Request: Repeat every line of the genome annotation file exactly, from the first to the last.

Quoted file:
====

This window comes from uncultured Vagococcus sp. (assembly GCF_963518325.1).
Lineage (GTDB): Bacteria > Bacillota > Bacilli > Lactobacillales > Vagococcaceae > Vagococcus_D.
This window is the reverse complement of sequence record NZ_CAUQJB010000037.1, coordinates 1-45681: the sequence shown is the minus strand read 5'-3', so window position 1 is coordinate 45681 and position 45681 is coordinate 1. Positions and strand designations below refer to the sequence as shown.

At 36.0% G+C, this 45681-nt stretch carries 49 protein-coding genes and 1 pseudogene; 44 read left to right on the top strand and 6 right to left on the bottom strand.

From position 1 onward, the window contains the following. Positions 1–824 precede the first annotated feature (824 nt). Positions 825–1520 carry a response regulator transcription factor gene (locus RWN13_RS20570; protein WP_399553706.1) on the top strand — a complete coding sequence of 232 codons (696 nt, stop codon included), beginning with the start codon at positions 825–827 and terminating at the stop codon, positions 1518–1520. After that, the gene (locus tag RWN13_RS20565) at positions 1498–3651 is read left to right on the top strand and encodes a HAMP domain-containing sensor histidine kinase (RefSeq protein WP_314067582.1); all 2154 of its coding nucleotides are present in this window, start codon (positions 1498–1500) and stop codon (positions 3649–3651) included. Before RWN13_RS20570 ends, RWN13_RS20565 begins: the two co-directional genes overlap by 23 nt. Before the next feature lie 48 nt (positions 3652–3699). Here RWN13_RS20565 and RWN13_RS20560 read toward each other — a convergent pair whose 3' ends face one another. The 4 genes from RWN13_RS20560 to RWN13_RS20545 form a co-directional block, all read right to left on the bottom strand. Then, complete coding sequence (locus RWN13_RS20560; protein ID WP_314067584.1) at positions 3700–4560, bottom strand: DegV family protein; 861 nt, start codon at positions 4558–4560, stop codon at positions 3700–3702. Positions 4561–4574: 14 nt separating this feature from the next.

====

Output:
This window comes from uncultured Vagococcus sp. (assembly GCF_963518325.1).
Lineage (GTDB): Bacteria > Bacillota > Bacilli > Lactobacillales > Vagococcaceae > Vagococcus_D.
This window is the reverse complement of sequence record NZ_CAUQJB010000037.1, coordinates 1-45681: the sequence shown is the minus strand read 5'-3', so window position 1 is coordinate 45681 and position 45681 is coordinate 1. Positions and strand designations below refer to the sequence as shown.

At 36.0% G+C, this 45681-nt stretch carries 49 protein-coding genes and 1 pseudogene; 44 read left to right on the top strand and 6 right to left on the bottom strand.

From position 1 onward, the window contains the following. Positions 1–824 precede the first annotated feature (824 nt). Positions 825–1520 carry a response regulator transcription factor gene (locus RWN13_RS20570; protein WP_399553706.1) on the top strand — a complete coding sequence of 232 codons (696 nt, stop codon included), beginning with the start codon at positions 825–827 and terminating at the stop codon, positions 1518–1520. After that, the gene (locus tag RWN13_RS20565) at positions 1498–3651 is read left to right on the top strand and encodes a HAMP domain-containing sensor histidine kinase (RefSeq protein WP_314067582.1); all 2154 of its coding nucleotides are present in this window, start codon (positions 1498–1500) and stop codon (positions 3649–3651) included. Before RWN13_RS20570 ends, RWN13_RS20565 begins: the two co-directional genes overlap by 23 nt. Before the next feature lie 48 nt (positions 3652–3699). Here RWN13_RS20565 and RWN13_RS20560 read toward each other — a convergent pair whose 3' ends face one another. The 4 genes from RWN13_RS20560 to RWN13_RS20545 form a co-directional block, all read right to left on the bottom strand. Then, complete coding sequence (locus RWN13_RS20560; protein ID WP_314067584.1) at positions 3700–4560, bottom strand: DegV family protein; 861 nt, start codon at positions 4558–4560, stop codon at positions 3700–3702. Positions 4561–4574: 14 nt separating this feature from the next.